Resume Critique Checklist

Resumes normally get less than a 15-second glance at the first screening. If someone has asked you to review his resume and you want to help him ensure it gets read -- or want to know if your own is up to par -- be sure you can answer yes to the following questions:

First Impression

  • Does the resume look original and not based on a template?
  • Is the resume inviting to read, with clear sections and ample white space?
  • Does the design look professional rather than like a simple typing job?
  • Is a qualifications summary included so the reader immediately knows the applicant's value proposition?
  • Is the length and overall appearance of the resume appropriate given the career level and objective?

Appearance

  • Does the resume provide a visually pleasing, polished presentation?
  • Is the font appropriate for the career level and industry?
  • Are there design elements such as bullets, bolding and lines to guide readers' eyes through the document and highlight important content?
  • Is there a good balance between text and white space?
  • Are margins even on all sides?
  • Are design elements like spacing and font size used consistently throughout the document?
  • If the resume is longer than a page, does the second page contain a heading? Is the page break formatted correctly?

Resume Sections

  • Are all resume sections clearly labeled?
  • Are sections placed in the best order to highlight the applicant's strongest credentials?
  • Is the work history listed in reverse chronological order (most recent job first)?

Career Goal

  • Is the career objective included toward the top of the resume in a headline, objective or qualifications summary?
  • Is the resume targeted to a specific career goal and not trying to be a one-size-fits-all document?
  • If this is a resume for career change, is the current objective clearly stated, along with supporting details showing how past experience is relevant to the new goal?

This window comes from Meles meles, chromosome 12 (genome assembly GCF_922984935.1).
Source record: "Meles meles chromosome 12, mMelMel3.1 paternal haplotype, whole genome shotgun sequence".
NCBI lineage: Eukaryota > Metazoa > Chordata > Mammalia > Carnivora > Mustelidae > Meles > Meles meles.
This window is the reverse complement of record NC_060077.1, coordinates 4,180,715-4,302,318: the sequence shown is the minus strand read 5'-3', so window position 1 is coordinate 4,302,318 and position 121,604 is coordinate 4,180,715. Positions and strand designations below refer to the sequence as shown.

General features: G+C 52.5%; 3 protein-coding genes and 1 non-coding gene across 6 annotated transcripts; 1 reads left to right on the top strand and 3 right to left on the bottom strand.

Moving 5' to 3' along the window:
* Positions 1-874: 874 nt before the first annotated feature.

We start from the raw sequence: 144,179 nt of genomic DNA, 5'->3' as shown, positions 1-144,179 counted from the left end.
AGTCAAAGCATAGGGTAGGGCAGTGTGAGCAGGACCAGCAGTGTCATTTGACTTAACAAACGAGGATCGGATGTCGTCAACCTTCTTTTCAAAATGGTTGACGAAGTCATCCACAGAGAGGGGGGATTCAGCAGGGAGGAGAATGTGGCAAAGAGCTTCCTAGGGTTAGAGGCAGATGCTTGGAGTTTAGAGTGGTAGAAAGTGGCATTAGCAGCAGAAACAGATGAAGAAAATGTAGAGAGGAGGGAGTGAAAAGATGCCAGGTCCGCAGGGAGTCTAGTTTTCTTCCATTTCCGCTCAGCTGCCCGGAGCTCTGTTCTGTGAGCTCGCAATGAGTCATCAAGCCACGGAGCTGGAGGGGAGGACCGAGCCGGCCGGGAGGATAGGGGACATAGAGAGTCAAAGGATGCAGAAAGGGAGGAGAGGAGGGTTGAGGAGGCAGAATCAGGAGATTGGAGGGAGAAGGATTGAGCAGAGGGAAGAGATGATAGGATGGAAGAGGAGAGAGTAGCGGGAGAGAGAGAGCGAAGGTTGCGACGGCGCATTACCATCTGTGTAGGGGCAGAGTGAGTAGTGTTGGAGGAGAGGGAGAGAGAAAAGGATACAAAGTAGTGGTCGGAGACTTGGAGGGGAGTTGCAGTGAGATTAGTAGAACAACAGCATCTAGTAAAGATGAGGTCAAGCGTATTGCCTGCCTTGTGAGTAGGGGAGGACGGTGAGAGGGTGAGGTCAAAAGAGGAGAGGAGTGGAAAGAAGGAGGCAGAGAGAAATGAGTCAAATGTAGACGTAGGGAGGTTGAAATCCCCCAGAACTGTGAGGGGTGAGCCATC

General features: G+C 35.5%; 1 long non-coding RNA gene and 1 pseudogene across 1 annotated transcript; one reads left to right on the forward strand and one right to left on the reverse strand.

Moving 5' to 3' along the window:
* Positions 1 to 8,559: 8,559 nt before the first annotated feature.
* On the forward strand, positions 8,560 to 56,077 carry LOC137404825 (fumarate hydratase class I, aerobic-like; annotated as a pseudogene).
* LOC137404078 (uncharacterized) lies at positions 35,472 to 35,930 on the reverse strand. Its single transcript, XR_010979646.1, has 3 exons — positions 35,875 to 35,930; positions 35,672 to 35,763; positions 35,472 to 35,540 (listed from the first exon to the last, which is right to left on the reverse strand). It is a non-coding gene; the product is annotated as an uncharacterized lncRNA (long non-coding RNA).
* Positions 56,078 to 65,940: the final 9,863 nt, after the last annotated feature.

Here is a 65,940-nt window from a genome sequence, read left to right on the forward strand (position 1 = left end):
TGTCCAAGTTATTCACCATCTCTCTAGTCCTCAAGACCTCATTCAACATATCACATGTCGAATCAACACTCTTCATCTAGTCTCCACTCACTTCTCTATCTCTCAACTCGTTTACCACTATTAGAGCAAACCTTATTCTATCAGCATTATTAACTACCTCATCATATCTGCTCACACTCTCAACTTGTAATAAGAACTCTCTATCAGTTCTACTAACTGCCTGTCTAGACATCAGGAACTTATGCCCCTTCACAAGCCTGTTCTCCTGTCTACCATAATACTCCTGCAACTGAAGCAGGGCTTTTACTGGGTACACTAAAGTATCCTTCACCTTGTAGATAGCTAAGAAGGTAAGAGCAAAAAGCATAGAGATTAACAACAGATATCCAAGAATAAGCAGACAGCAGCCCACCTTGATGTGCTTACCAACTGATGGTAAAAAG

Accomplishments

  • Does the resume include a solid listing of career accomplishments?
  • Are accomplishments quantified by using numbers, percentages, dollar amounts or other concrete measures of success?
  • Do accomplishment statements begin with strong, varied action verbs?
  • Are accomplishments separated from responsibilities?

Relevance

  • Is the information relevant to hiring managers' needs?
  • Does the resume's content support the career goal?
  • Is the resume keyword-rich, packed with appropriate buzzwords and industry acronyms?
  • Is applicable additional information, such as awards and affiliations, included, while personal information like marital status, age and nationality unrelated to the job target omitted?

Writing Style

  • Is the resume written in an implied first-person voice with personal pronouns, such as I, me and my, avoided?
  • Is the content flow logical and easy to understand?
  • Is the resume as perfect as possible, with no careless typos or spelling, grammar or syntax errors?
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